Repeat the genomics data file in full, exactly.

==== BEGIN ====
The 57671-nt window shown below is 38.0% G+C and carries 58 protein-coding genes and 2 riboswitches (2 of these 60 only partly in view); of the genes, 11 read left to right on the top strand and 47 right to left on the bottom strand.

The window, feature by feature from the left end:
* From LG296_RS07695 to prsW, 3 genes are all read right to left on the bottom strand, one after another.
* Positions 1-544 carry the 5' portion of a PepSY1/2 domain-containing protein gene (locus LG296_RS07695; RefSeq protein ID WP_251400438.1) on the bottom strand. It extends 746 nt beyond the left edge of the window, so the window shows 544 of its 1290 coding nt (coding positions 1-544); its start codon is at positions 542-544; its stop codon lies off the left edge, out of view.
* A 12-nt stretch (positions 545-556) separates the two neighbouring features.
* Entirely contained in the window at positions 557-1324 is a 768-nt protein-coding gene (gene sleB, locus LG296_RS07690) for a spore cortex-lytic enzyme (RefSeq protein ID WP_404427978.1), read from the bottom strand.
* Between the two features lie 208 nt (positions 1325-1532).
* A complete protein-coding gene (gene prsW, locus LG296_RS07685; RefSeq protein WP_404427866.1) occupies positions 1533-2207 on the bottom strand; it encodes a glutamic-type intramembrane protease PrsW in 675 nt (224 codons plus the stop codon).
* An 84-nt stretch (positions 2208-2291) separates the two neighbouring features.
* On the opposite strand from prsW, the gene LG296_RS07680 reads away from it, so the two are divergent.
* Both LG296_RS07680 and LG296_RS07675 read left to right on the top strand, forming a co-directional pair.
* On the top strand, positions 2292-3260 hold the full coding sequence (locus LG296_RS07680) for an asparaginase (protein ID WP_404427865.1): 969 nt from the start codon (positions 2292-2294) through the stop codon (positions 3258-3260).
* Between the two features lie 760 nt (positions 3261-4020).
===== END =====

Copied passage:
The 57671-nt window shown below is 38.0% G+C and carries 58 protein-coding genes and 2 riboswitches (2 of these 60 only partly in view); of the genes, 11 read left to right on the top strand and 47 right to left on the bottom strand.

The window, feature by feature from the left end:
* From LG296_RS07695 to prsW, 3 genes are all read right to left on the bottom strand, one after another.
* Positions 1-544 carry the 5' portion of a PepSY1/2 domain-containing protein gene (locus LG296_RS07695; RefSeq protein ID WP_251400438.1) on the bottom strand. It extends 746 nt beyond the left edge of the window, so the window shows 544 of its 1290 coding nt (coding positions 1-544); its start codon is at positions 542-544; its stop codon lies off the left edge, out of view.
* A 12-nt stretch (positions 545-556) separates the two neighbouring features.
* Entirely contained in the window at positions 557-1324 is a 768-nt protein-coding gene (gene sleB, locus LG296_RS07690) for a spore cortex-lytic enzyme (RefSeq protein ID WP_404427978.1), read from the bottom strand.
* Between the two features lie 208 nt (positions 1325-1532).
* A complete protein-coding gene (gene prsW, locus LG296_RS07685; RefSeq protein WP_404427866.1) occupies positions 1533-2207 on the bottom strand; it encodes a glutamic-type intramembrane protease PrsW in 675 nt (224 codons plus the stop codon).
* An 84-nt stretch (positions 2208-2291) separates the two neighbouring features.
* On the opposite strand from prsW, the gene LG296_RS07680 reads away from it, so the two are divergent.
* Both LG296_RS07680 and LG296_RS07675 read left to right on the top strand, forming a co-directional pair.
* On the top strand, positions 2292-3260 hold the full coding sequence (locus LG296_RS07680) for an asparaginase (protein ID WP_404427865.1): 969 nt from the start codon (positions 2292-2294) through the stop codon (positions 3258-3260).
* Between the two features lie 760 nt (positions 3261-4020).